Sexual assault is the number one most unreported crime. Contrary to belief, there aren't any more falsely reported sexual assaults (approximately 2 percent
according to the FBI) than in any other crime. Sexual assault affects us all either directly or indirectly. It can strike all ages, sizes, gender and races. That is my reason for starting a chapter of PAVE here in the Valley. It stands for Promoting Awareness Victim Empowerment. Our motto is "Shatter the silence of sexual violence."

Pave was started in 2001 by Angela Rose. Pave is a multi-chapter organization that uses social, educational, and legislative tactics. Pave aims to break the stereotypes and commonly believed myths about rape and sexual assault, as well as empower people to realize that there is no shame in being a survivor.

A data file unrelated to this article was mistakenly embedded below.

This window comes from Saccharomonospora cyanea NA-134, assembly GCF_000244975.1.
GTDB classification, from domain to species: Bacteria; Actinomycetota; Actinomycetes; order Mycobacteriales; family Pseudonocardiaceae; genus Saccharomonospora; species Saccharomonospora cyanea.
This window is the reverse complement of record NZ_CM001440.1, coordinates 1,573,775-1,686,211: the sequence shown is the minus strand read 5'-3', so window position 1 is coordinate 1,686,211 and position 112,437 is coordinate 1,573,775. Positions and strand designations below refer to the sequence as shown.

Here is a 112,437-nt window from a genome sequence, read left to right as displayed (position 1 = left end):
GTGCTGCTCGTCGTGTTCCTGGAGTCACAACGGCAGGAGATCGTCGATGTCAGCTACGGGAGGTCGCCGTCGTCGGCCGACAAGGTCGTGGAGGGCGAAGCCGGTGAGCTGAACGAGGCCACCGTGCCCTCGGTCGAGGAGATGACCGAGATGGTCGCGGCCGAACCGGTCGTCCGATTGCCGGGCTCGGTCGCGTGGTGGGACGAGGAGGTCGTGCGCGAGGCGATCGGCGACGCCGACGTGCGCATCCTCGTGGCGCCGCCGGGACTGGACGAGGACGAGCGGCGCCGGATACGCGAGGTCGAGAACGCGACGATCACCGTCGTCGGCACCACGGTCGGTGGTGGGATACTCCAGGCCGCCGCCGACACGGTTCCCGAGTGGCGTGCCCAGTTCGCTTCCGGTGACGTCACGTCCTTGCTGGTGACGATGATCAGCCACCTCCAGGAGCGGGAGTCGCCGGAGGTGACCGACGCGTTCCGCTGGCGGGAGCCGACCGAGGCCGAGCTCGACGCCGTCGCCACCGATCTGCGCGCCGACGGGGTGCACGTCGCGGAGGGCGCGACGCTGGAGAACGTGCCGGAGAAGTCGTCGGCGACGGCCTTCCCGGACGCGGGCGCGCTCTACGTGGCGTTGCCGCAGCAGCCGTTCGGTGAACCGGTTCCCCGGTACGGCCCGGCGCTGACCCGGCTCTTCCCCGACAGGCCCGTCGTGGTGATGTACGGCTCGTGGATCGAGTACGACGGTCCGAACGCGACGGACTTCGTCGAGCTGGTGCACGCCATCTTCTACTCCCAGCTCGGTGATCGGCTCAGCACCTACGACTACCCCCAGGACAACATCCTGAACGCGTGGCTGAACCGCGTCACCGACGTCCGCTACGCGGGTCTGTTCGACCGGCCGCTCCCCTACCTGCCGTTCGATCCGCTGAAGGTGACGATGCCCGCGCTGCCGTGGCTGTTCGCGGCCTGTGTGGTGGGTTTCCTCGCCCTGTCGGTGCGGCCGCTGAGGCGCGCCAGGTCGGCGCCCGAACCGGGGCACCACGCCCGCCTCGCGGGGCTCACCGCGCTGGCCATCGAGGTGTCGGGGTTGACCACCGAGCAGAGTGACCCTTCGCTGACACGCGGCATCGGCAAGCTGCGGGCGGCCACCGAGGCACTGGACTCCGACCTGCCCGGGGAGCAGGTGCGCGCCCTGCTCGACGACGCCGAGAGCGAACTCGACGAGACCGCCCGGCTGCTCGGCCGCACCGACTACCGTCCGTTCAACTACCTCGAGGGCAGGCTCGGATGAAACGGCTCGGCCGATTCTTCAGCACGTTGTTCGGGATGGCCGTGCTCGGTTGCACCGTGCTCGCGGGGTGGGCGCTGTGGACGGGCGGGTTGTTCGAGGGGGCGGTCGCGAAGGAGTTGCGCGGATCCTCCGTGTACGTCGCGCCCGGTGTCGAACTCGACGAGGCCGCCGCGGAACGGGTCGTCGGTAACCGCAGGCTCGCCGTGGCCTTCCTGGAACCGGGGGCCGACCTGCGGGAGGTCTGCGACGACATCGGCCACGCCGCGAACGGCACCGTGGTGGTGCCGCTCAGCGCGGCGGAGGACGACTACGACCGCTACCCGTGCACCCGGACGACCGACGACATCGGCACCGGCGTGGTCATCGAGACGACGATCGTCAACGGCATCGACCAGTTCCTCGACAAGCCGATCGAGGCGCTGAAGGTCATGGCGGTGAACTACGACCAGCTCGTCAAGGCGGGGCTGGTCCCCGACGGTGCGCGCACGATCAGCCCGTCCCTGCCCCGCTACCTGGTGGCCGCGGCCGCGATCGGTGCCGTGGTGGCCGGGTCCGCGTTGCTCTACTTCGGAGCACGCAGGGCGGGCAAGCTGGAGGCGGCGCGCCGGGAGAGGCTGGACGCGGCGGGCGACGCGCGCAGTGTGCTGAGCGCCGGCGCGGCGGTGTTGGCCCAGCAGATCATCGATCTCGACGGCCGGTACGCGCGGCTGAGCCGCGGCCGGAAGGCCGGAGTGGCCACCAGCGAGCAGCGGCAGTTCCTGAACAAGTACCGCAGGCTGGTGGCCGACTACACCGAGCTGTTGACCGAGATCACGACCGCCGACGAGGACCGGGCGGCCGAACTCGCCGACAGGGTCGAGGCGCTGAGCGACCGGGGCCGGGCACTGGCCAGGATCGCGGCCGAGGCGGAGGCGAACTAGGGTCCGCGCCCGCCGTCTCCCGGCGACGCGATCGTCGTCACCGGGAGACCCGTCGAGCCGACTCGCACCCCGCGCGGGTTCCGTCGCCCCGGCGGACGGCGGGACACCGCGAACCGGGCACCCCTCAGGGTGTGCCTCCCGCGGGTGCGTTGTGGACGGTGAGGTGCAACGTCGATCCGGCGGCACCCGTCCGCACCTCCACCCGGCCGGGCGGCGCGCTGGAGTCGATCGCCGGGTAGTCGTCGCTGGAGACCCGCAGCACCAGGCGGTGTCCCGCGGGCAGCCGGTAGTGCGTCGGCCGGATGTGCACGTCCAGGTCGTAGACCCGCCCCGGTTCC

I have a passion for this because recently I was a victim of date rape. Popular belief would have us believe rape is perpetrated only by
strangers as in Angela's case but the truth be told approximately 80 percent of victims know their perpetrator. Sadly, sexual assault is a silent crime that plagues our society and many victims never tell a soul. I believe we all know survivors we just may not know it yet. Could it be your friend? your
neighbor? or your loved one?

The whole purpose is to shatter the silence of sexual violence. For the sake of our youth - let's stop this crime. In the Valley of the Sun with more than 5 million people I couldn't find an active current support group to join and that's just crazy. Survivors of this crime need to know they're not alone. Survivors need to not be ashamed of this. It is not a crime of passion, love or sex. It is a crime of control, power and abuse.

Now there is a place for survivors to come together and get their
power back. There are two places to join our Survivor Empowerment Support Group.

Monday's at the Red Mountain Police Substation 6:30 to 8:30 p.m., 4333 E University. Thursday's temporarily at The Best Western Mezona Inn

250 W. Main St., Mesa. We too can make a difference right here in Arizona. Pave is looking for